This is a question about the Fermi paradox, a topic that can attract a lot of opinions. However, the scope of this question is strictly limited to a specific factual topic, and I've edited it quite substantially to try and make this clearer.
Enrico Fermi originally introduced his paradox in the following terms:
- We expect life / advanced civilisations to be common in the Universe
- If technologically advanced intelligent life existed, we would expect it to visit Earth
- Therefore its absence requires an explanation. (There is a huge body of literature that attempts to do this.)
However, it seems common in modern popularisations to replace (2) above with:
2$*$. If technologically advanced intelligent life existed, we would be able to detect it remotely.
My question is about this point (2*). The claim here is that we should expect extraterrestrial civilisations to have observational signatures that we would have already detected if they were present. I am somewhat skeptical about this claim, and so I would like to know more details about the assumptions and measurements behind it.
The reason I'm skeptical is that, as far as I'm aware, SETI has concentrated for most of its existence on detecting deliberate signals, i.e. radio signals that have been directionally beamed at Earth with the objective of making contact with us. However, one can think of all kinds of reasons why signals of that kind might not currently exist, even if advanced civilisations are common in the galaxy.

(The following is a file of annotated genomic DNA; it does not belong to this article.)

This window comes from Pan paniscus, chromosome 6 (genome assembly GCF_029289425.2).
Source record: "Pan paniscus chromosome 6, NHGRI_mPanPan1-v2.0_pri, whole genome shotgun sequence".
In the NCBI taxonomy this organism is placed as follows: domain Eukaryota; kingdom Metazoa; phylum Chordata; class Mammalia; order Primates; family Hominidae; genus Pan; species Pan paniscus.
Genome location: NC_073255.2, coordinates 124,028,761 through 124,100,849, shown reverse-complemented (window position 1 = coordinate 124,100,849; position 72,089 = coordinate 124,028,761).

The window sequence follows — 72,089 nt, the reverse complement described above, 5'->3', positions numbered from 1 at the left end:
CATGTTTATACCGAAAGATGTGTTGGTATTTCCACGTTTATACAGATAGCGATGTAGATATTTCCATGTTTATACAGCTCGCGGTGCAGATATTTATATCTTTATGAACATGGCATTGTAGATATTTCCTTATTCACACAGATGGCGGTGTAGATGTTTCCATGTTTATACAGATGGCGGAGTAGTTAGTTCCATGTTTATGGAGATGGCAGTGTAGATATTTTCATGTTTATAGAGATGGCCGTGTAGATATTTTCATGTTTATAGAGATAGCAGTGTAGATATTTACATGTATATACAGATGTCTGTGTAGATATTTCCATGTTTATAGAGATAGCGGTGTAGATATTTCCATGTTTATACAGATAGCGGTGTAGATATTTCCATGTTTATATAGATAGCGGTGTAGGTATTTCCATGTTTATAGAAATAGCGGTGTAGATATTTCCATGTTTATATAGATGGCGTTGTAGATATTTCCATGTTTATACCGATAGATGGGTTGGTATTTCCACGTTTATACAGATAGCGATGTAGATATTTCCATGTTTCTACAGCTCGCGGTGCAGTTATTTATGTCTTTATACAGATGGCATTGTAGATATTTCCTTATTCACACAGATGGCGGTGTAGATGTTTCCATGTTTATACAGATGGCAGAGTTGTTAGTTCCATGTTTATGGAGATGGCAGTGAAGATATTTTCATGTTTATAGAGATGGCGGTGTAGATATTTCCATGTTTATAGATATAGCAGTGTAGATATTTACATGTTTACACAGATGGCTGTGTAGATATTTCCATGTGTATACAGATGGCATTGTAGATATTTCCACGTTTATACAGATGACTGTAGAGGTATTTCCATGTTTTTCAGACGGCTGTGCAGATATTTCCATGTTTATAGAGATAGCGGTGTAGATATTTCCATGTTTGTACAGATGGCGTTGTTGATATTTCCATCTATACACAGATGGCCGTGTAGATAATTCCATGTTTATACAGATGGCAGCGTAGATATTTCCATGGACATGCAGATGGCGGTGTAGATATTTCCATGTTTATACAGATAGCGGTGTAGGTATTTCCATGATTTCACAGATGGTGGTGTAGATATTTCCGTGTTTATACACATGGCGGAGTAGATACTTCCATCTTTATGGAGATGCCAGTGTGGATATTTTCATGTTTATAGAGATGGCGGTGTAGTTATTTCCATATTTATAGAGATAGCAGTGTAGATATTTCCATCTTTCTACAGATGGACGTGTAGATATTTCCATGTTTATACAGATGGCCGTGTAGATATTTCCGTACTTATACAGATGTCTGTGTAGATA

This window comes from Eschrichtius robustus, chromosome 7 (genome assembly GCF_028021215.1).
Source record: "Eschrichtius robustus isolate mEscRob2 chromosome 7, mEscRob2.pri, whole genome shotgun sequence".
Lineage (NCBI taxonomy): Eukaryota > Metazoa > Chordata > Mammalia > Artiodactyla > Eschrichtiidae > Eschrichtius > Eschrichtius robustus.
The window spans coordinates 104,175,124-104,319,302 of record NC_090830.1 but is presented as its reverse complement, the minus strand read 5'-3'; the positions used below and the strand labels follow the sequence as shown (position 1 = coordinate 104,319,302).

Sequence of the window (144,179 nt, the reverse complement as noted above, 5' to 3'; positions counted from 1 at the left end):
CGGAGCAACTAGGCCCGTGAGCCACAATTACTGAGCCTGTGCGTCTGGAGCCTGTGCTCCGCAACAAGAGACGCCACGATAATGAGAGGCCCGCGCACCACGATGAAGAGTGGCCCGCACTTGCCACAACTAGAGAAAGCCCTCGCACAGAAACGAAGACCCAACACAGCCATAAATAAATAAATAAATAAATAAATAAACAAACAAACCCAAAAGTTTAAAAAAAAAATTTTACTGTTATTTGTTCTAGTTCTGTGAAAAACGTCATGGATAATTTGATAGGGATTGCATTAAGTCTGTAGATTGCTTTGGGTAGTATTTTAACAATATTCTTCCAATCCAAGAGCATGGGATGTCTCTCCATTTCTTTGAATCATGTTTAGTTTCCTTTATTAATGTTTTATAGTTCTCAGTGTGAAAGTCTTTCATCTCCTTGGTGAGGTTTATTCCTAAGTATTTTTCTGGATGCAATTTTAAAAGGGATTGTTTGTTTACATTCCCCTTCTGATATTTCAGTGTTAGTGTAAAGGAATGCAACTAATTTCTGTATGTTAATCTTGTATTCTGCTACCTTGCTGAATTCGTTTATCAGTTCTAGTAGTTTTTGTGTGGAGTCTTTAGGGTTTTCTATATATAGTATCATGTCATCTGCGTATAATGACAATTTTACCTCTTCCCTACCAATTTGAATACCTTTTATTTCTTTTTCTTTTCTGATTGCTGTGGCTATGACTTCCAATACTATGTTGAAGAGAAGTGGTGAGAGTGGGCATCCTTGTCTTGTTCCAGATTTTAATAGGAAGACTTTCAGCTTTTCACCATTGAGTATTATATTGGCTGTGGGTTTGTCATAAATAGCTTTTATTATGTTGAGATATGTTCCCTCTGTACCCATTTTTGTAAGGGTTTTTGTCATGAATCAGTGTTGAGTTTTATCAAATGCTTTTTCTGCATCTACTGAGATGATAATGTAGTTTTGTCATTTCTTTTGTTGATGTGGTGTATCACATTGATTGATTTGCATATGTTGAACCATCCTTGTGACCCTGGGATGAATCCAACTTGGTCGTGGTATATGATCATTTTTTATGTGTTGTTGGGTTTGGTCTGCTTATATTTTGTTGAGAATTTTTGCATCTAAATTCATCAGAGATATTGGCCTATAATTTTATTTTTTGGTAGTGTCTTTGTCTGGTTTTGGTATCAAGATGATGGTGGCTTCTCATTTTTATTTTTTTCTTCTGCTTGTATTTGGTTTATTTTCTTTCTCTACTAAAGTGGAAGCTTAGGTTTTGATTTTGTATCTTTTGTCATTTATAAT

If we rule out this possibility, what else is left? Listening to popular accounts of the Fermi paradox, I'm left with the impression that the presence of extraterrestrial civilisations would just be obvious if they were there. But until the 1990s we could not detect exoplanets at all, and even now we can obtain very little information about their composition or surface details. It does not seem at all trivial to make measurements that would reveal the existence or absence of an extraterrestrial civilisation.
Therefore my question is, which specific observations - by which instruments - have been cited to support the idea that extraterrestrial civilisations do not exist, or are not common, in our galaxy? Note that I'm asking for observations that we have made already, rather than ones we potentially could make in the future.
Of particular interest to me are the observational signatures of megastructures such as Dyson spheres, or of waste heat from civilisations sufficiently large for that to be detectable. It seems to me that, given some assumptions about the size of the civilisation involved, these might have observational signatures that would allow them to be ruled out to some extent, and I am interested in whether this is possible and/or has actually been done. But more broadly, I am interested in published, referenced versions of claim (2*), so that I can understand the assumptions and the astronomical measurements behind them.